Keith Richard’s recently-released biography, ‘Life‘, is surprising for a number of reasons, not least its wonderful voice (Keith didn’t write the book, James Fox, his co-writer did that, but it’s very clearly the voice of Keith Richards) and the fact Keith actually has a lot to say (I guess I wasn’t expecting much more than some version of ‘Get high, play music, crash…Get high, play music, crash…‘).But by far the most impactful aspect of the book – for me anyway – are the business lessons. It’s always been Mick Jagger who received the plaudits for cleverly and creatively managing The Rolling Stones as both a band and a brand, but it’s obvious from ‘Life‘ (even discounting for the obvious bias inherent in anyone’s biography) that without Keith, there would never have been a Rolling Stones – at least not a band that would ever have become the sort of enduring brand and high-value business that it now is.
Here are the business lessons I saw affirmed while reading ‘Life‘. If you haven’t read it, get it (not an affiliate link):
1. Start with the 10,000 hours.
Nobel Prize-winning sociologist Herbert Simon calculated that it takes 10,000 hours of practice to achieve mastery in any field (a prescription further developed by Malcolm Gladwell in ‘Outliers’).
Richards does this in spades – in fact, he’d probably completed his 10,000-hour apprenticeship in his early twenties, so he’s now well past the level of mastery and into some other realm.
While it is galling, I’m sure, for people in the early stages of their life’s calling to hear it (I certainly found it incredibly frustrating and thought it narrow-minded when people made equivalent statements to me in my youth), it’s true. You need to put in your 10,000 hours if you want to be a master of your vocation – whatever it is.
2. Never compromise.
Richards stories from the recording studios are what really blew me away. I never thought of the man as such a hard worker as he clearly is, nor, frankly, did I think he was such a perfectionist. I’m not sure why, but I just assumed he’d ‘settle’ for a cut pretty easily. Quite the opposite, it turns out.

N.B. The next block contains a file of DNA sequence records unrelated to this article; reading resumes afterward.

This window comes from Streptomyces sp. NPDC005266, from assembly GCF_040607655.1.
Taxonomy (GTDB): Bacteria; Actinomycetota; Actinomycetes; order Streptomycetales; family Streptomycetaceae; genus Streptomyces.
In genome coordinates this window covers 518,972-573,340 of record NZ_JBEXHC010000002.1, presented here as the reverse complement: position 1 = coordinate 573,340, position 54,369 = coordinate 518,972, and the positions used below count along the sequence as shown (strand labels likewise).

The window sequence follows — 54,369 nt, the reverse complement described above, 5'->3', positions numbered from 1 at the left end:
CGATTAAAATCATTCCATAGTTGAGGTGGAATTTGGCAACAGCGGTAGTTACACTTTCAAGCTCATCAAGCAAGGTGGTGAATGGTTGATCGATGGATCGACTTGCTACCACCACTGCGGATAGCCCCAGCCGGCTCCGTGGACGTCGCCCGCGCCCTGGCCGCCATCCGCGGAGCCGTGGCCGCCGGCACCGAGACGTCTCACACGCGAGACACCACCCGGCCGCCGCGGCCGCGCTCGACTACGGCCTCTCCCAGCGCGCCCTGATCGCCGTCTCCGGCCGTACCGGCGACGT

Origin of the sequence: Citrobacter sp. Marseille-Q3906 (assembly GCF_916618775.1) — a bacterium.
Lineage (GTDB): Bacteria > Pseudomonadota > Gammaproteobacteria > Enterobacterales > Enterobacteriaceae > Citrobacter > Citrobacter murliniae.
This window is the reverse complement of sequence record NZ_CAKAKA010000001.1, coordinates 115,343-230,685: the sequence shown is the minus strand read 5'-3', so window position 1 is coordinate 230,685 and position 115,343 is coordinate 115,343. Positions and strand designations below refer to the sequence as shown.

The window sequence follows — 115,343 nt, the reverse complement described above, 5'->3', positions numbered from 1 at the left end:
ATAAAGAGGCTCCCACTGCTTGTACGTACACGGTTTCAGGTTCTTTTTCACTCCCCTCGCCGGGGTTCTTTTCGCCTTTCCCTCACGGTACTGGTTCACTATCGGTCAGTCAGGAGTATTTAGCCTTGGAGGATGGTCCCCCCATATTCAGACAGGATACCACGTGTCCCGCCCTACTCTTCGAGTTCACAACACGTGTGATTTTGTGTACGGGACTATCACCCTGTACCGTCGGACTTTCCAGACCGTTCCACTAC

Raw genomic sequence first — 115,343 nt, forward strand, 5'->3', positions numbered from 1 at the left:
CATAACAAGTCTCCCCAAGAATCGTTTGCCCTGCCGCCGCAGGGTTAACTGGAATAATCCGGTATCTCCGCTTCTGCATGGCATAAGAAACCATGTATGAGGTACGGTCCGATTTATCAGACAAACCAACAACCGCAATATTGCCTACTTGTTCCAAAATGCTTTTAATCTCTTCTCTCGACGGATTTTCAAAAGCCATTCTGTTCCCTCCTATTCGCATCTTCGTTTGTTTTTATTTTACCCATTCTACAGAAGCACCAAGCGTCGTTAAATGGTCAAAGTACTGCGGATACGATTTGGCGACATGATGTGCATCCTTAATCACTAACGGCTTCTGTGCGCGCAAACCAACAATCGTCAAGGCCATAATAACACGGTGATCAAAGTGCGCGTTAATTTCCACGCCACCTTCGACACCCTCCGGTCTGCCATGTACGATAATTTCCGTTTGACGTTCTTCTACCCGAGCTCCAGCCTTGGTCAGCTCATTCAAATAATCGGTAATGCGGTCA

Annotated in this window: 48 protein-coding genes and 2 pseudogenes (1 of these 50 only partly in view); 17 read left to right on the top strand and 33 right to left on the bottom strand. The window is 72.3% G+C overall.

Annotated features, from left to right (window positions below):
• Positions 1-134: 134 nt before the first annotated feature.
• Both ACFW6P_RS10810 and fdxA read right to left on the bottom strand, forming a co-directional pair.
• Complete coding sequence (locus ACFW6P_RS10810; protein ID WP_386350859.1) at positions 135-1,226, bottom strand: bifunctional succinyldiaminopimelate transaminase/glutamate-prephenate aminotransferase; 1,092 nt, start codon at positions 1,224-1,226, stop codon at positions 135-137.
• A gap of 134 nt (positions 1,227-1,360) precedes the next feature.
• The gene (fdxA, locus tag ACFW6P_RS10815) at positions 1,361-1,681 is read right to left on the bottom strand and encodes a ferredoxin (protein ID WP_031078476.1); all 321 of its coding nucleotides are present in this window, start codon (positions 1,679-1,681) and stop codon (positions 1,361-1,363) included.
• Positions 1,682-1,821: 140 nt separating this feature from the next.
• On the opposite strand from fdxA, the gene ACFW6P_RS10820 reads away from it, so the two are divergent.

I don’t suggest you call upon quite as much pharmaceutical help to do it, but KR (as he occasionally calls himself) is an incredible role model for standing up not just for quality work, but the best quality work – and not just mostly, but all the time.
3. True brilliance is only a micron thin, but it’s a mile wide.
I’ve been teaching this precept for 3 decades now, but I’ve never seen it more graphically illustrated than in the pages of ‘Life‘: being brilliant doesn’t have to mean demonstrating to everyone at every opportunity that you’re streets ahead of everyone else in whatever your chosen field is. In fact, that type of arrogant jerk brilliance is usually nauseating – laying it on as thick as plaster is not very pretty to see or to be around.
Most truly brilliant people – and all the non-jerks – do three things: they achieve mastery by putting in their 10,000 hours, they never compromise, and they make sure everything they do is gently, lightly, elegantly touched with their brilliance.
You see it over and over again in ‘Life‘ – whether it’s playing his guitar, sourcing the purest form of narcotics he can find, buying a house, touring, attacking someone with a knife, sleeping, or just cooking bangers and mash (in fact, everything except parenting), Keith does it all with style, panache and, well… brilliance.
Get the book, enjoy it for the romp it is, but watch as a serious business is built before your eyes. After all, if there’s one institution that is the epitome of Predictable Success, it’s surely The Rolling Stones.